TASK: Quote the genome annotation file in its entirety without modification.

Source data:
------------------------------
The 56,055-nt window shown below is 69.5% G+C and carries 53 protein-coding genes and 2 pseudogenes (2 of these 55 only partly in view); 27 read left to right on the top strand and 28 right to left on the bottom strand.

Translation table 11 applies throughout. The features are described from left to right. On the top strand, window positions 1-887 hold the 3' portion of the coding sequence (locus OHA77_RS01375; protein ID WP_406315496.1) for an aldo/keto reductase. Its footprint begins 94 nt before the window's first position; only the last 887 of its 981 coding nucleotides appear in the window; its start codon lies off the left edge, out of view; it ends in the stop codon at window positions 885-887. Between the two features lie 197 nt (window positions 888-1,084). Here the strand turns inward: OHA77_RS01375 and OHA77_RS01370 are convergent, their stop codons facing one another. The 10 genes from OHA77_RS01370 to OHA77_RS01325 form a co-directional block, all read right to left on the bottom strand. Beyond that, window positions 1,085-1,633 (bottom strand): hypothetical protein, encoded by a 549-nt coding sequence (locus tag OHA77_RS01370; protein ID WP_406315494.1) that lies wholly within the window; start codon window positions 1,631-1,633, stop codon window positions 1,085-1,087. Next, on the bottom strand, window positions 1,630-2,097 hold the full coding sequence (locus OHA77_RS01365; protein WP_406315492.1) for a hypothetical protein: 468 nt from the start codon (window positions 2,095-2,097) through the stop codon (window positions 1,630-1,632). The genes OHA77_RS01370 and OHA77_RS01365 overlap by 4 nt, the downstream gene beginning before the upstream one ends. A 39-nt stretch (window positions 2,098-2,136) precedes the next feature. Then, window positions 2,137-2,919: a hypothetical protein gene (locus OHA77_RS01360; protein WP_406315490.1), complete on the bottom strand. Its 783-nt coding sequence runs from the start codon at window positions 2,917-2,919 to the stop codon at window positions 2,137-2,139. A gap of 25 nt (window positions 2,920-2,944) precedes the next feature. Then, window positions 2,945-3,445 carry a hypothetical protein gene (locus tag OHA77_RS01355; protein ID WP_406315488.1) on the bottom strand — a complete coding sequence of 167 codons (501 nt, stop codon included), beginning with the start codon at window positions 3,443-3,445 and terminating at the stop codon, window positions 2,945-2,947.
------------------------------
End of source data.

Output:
The 56,055-nt window shown below is 69.5% G+C and carries 53 protein-coding genes and 2 pseudogenes (2 of these 55 only partly in view); 27 read left to right on the top strand and 28 right to left on the bottom strand.

Translation table 11 applies throughout. The features are described from left to right. On the top strand, window positions 1-887 hold the 3' portion of the coding sequence (locus OHA77_RS01375; protein ID WP_406315496.1) for an aldo/keto reductase. Its footprint begins 94 nt before the window's first position; only the last 887 of its 981 coding nucleotides appear in the window; its start codon lies off the left edge, out of view; it ends in the stop codon at window positions 885-887. Between the two features lie 197 nt (window positions 888-1,084). Here the strand turns inward: OHA77_RS01375 and OHA77_RS01370 are convergent, their stop codons facing one another. The 10 genes from OHA77_RS01370 to OHA77_RS01325 form a co-directional block, all read right to left on the bottom strand. Beyond that, window positions 1,085-1,633 (bottom strand): hypothetical protein, encoded by a 549-nt coding sequence (locus tag OHA77_RS01370; protein ID WP_406315494.1) that lies wholly within the window; start codon window positions 1,631-1,633, stop codon window positions 1,085-1,087. Next, on the bottom strand, window positions 1,630-2,097 hold the full coding sequence (locus OHA77_RS01365; protein WP_406315492.1) for a hypothetical protein: 468 nt from the start codon (window positions 2,095-2,097) through the stop codon (window positions 1,630-1,632). The genes OHA77_RS01370 and OHA77_RS01365 overlap by 4 nt, the downstream gene beginning before the upstream one ends. A 39-nt stretch (window positions 2,098-2,136) precedes the next feature. Then, window positions 2,137-2,919: a hypothetical protein gene (locus OHA77_RS01360; protein WP_406315490.1), complete on the bottom strand. Its 783-nt coding sequence runs from the start codon at window positions 2,917-2,919 to the stop codon at window positions 2,137-2,139. A gap of 25 nt (window positions 2,920-2,944) precedes the next feature. Then, window positions 2,945-3,445 carry a hypothetical protein gene (locus tag OHA77_RS01355; protein ID WP_406315488.1) on the bottom strand — a complete coding sequence of 167 codons (501 nt, stop codon included), beginning with the start codon at window positions 3,443-3,445 and terminating at the stop codon, window positions 2,945-2,947.